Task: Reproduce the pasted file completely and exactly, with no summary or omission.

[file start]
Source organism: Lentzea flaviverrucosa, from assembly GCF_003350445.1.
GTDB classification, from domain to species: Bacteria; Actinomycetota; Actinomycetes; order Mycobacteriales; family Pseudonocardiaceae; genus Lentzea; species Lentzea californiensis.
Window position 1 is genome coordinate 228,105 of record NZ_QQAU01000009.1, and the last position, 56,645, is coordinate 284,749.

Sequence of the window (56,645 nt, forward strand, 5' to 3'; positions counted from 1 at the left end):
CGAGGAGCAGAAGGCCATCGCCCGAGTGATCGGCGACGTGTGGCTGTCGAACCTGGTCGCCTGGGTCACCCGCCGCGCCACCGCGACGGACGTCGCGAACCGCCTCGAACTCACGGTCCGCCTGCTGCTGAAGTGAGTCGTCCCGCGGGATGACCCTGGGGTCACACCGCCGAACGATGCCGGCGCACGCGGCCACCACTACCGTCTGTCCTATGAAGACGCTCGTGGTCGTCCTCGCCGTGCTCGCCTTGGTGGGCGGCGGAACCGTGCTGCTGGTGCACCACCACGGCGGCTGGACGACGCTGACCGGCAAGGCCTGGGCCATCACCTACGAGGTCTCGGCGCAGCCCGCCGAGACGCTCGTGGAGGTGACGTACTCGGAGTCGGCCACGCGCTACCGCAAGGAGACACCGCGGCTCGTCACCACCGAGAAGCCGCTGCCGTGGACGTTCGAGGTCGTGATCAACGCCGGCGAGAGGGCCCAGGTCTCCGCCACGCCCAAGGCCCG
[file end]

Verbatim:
Source organism: Lentzea flaviverrucosa, from assembly GCF_003350445.1.
GTDB classification, from domain to species: Bacteria; Actinomycetota; Actinomycetes; order Mycobacteriales; family Pseudonocardiaceae; genus Lentzea; species Lentzea californiensis.
Window position 1 is genome coordinate 228,105 of record NZ_QQAU01000009.1, and the last position, 56,645, is coordinate 284,749.

Sequence of the window (56,645 nt, forward strand, 5' to 3'; positions counted from 1 at the left end):
CGAGGAGCAGAAGGCCATCGCCCGAGTGATCGGCGACGTGTGGCTGTCGAACCTGGTCGCCTGGGTCACCCGCCGCGCCACCGCGACGGACGTCGCGAACCGCCTCGAACTCACGGTCCGCCTGCTGCTGAAGTGAGTCGTCCCGCGGGATGACCCTGGGGTCACACCGCCGAACGATGCCGGCGCACGCGGCCACCACTACCGTCTGTCCTATGAAGACGCTCGTGGTCGTCCTCGCCGTGCTCGCCTTGGTGGGCGGCGGAACCGTGCTGCTGGTGCACCACCACGGCGGCTGGACGACGCTGACCGGCAAGGCCTGGGCCATCACCTACGAGGTCTCGGCGCAGCCCGCCGAGACGCTCGTGGAGGTGACGTACTCGGAGTCGGCCACGCGCTACCGCAAGGAGACACCGCGGCTCGTCACCACCGAGAAGCCGCTGCCGTGGACGTTCGAGGTCGTGATCAACGCCGGCGAGAGGGCCCAGGTCTCCGCCACGCCCAAGGCCCG